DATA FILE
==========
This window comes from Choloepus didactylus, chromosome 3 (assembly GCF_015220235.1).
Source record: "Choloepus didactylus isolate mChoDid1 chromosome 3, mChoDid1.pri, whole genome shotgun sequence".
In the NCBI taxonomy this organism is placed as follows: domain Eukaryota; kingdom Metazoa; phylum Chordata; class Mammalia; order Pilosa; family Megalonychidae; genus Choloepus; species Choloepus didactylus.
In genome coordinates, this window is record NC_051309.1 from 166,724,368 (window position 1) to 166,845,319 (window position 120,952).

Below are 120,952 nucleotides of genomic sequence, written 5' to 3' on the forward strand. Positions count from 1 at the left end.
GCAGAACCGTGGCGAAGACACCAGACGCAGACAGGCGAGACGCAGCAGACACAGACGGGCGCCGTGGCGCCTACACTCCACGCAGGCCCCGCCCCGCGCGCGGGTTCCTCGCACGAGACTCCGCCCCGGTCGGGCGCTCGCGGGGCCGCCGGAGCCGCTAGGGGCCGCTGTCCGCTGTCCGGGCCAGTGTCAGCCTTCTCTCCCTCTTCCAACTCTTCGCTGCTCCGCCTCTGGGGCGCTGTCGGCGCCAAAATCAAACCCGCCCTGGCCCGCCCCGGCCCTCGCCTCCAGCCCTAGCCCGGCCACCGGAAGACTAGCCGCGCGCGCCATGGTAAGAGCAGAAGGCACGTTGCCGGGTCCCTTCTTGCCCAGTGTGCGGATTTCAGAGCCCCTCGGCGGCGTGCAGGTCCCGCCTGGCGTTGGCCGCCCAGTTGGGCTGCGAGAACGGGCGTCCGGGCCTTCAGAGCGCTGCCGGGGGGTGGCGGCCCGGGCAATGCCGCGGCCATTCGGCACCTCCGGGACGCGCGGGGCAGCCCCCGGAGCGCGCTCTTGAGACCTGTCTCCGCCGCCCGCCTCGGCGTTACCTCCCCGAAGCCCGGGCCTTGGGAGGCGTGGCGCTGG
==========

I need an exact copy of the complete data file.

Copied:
This window comes from Choloepus didactylus, chromosome 3 (assembly GCF_015220235.1).
Source record: "Choloepus didactylus isolate mChoDid1 chromosome 3, mChoDid1.pri, whole genome shotgun sequence".
In the NCBI taxonomy this organism is placed as follows: domain Eukaryota; kingdom Metazoa; phylum Chordata; class Mammalia; order Pilosa; family Megalonychidae; genus Choloepus; species Choloepus didactylus.
In genome coordinates, this window is record NC_051309.1 from 166,724,368 (window position 1) to 166,845,319 (window position 120,952).

Below are 120,952 nucleotides of genomic sequence, written 5' to 3' on the forward strand. Positions count from 1 at the left end.
GCAGAACCGTGGCGAAGACACCAGACGCAGACAGGCGAGACGCAGCAGACACAGACGGGCGCCGTGGCGCCTACACTCCACGCAGGCCCCGCCCCGCGCGCGGGTTCCTCGCACGAGACTCCGCCCCGGTCGGGCGCTCGCGGGGCCGCCGGAGCCGCTAGGGGCCGCTGTCCGCTGTCCGGGCCAGTGTCAGCCTTCTCTCCCTCTTCCAACTCTTCGCTGCTCCGCCTCTGGGGCGCTGTCGGCGCCAAAATCAAACCCGCCCTGGCCCGCCCCGGCCCTCGCCTCCAGCCCTAGCCCGGCCACCGGAAGACTAGCCGCGCGCGCCATGGTAAGAGCAGAAGGCACGTTGCCGGGTCCCTTCTTGCCCAGTGTGCGGATTTCAGAGCCCCTCGGCGGCGTGCAGGTCCCGCCTGGCGTTGGCCGCCCAGTTGGGCTGCGAGAACGGGCGTCCGGGCCTTCAGAGCGCTGCCGGGGGGTGGCGGCCCGGGCAATGCCGCGGCCATTCGGCACCTCCGGGACGCGCGGGGCAGCCCCCGGAGCGCGCTCTTGAGACCTGTCTCCGCCGCCCGCCTCGGCGTTACCTCCCCGAAGCCCGGGCCTTGGGAGGCGTGGCGCTGG